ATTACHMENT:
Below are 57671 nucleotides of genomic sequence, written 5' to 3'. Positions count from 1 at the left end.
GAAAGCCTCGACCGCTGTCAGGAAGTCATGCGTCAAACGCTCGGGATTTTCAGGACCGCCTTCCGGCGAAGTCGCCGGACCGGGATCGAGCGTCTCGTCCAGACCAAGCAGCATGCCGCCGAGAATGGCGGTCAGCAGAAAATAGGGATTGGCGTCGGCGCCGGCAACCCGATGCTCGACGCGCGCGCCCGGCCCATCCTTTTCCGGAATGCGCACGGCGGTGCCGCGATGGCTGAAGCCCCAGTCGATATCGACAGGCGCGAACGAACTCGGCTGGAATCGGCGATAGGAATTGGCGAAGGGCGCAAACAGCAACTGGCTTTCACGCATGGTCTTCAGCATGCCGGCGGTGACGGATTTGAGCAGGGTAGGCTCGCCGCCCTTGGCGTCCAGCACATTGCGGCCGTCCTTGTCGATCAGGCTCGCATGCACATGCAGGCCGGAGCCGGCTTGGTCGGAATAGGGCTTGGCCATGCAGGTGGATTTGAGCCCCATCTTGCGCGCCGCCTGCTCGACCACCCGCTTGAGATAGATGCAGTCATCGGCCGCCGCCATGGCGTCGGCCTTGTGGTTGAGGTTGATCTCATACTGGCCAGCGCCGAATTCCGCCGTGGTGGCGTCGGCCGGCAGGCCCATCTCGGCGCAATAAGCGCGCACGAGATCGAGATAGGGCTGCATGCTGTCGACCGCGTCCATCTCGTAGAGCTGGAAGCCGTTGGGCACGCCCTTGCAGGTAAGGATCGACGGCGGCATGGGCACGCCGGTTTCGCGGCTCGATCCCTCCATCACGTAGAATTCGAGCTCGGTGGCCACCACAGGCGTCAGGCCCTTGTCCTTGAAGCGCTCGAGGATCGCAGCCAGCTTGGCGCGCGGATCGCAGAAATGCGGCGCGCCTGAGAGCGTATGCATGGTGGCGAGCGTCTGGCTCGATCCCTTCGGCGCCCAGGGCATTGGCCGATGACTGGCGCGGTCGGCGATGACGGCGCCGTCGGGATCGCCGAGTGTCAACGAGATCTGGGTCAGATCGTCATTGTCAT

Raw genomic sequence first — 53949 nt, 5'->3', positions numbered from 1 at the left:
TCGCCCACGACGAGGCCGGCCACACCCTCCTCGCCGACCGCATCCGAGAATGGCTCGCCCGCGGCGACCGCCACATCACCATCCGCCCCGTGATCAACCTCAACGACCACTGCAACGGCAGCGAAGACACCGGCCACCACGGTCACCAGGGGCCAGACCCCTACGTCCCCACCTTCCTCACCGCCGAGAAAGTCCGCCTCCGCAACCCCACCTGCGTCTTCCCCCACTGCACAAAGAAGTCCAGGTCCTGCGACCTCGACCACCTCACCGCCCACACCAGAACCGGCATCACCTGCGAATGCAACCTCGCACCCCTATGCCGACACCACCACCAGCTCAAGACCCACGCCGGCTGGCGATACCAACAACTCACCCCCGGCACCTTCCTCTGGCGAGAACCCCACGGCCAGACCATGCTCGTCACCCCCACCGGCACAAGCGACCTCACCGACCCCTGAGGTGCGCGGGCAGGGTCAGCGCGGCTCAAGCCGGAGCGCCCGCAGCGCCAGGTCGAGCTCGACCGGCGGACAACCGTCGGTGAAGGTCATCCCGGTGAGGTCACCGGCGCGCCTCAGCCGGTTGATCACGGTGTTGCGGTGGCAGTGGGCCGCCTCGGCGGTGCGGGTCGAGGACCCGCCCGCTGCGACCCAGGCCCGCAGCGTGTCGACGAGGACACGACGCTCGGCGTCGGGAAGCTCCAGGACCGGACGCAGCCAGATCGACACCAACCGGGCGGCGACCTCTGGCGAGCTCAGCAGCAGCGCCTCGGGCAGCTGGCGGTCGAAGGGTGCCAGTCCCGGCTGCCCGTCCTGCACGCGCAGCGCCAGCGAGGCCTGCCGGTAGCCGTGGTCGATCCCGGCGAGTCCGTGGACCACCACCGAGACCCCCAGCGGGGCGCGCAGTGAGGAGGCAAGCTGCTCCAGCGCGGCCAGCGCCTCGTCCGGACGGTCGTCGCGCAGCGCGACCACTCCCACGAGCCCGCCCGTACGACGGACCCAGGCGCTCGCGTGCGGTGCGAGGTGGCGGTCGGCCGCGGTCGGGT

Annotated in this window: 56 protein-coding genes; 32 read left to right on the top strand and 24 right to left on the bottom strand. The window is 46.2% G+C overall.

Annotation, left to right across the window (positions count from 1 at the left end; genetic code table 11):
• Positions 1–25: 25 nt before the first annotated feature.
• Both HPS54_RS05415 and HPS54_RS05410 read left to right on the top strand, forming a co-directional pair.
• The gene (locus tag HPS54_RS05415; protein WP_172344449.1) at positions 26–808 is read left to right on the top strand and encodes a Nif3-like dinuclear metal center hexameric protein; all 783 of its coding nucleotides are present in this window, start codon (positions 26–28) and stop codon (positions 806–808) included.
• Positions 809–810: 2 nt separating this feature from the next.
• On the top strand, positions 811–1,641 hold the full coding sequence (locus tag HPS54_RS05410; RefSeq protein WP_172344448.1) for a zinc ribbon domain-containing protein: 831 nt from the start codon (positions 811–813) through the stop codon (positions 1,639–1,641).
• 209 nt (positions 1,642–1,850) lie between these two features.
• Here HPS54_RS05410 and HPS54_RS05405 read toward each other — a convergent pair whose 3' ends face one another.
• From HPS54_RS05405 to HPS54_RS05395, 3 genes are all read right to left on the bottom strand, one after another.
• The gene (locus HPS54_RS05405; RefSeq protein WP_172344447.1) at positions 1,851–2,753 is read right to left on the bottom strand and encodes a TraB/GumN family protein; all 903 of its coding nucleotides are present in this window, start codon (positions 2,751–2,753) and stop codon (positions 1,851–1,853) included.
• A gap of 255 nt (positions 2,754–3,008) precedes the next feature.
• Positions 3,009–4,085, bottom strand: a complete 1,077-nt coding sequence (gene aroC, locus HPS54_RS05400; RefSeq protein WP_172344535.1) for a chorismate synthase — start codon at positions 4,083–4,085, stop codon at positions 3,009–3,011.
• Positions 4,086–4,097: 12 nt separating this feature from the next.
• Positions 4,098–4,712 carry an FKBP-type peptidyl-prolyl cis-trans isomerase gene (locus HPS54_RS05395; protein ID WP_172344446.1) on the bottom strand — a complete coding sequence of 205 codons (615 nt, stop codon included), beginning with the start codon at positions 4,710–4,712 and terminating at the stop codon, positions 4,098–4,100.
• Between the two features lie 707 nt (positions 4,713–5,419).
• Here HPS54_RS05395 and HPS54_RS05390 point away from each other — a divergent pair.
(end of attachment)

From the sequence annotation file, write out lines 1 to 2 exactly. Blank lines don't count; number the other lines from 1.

Below are 57671 nucleotides of genomic sequence, written 5' to 3'. Positions count from 1 at the left end.
GAAAGCCTCGACCGCTGTCAGGAAGTCATGCGTCAAACGCTCGGGATTTTCAGGACCGCCTTCCGGCGAAGTCGCCGGACCGGGATCGAGCGTCTCGTCCAGACCAAGCAGCATGCCGCCGAGAATGGCGGTCAGCAGAAAATAGGGATTGGCGTCGGCGCCGGCAACCCGATGCTCGACGCGCGCGCCCGGCCCATCCTTTTCCGGAATGCGCACGGCGGTGCCGCGATGGCTGAAGCCCCAGTCGATATCGACAGGCGCGAACGAACTCGGCTGGAATCGGCGATAGGAATTGGCGAAGGGCGCAAACAGCAACTGGCTTTCACGCATGGTCTTCAGCATGCCGGCGGTGACGGATTTGAGCAGGGTAGGCTCGCCGCCCTTGGCGTCCAGCACATTGCGGCCGTCCTTGTCGATCAGGCTCGCATGCACATGCAGGCCGGAGCCGGCTTGGTCGGAATAGGGCTTGGCCATGCAGGTGGATTTGAGCCCCATCTTGCGCGCCGCCTGCTCGACCACCCGCTTGAGATAGATGCAGTCATCGGCCGCCGCCATGGCGTCGGCCTTGTGGTTGAGGTTGATCTCATACTGGCCAGCGCCGAATTCCGCCGTGGTGGCGTCGGCCGGCAGGCCCATCTCGGCGCAATAAGCGCGCACGAGATCGAGATAGGGCTGCATGCTGTCGACCGCGTCCATCTCGTAGAGCTGGAAGCCGTTGGGCACGCCCTTGCAGGTAAGGATCGACGGCGGCATGGGCACGCCGGTTTCGCGGCTCGATCCCTCCATCACGTAGAATTCGAGCTCGGTGGCCACCACAGGCGTCAGGCCCTTGTCCTTGAAGCGCTCGAGGATCGCAGCCAGCTTGGCGCGCGGATCGCAGAAATGCGGCGCGCCTGAGAGCGTATGCATGGTGGCGAGCGTCTGGCTCGATCCCTTCGGCGCCCAGGGCATTGGCCGATGACTGGCGCGGTCGGCGATGACGGCGCCGTCGGGATCGCCGAGTGTCAACGAGATCTGGGTCAGATCGTCATTGTCAT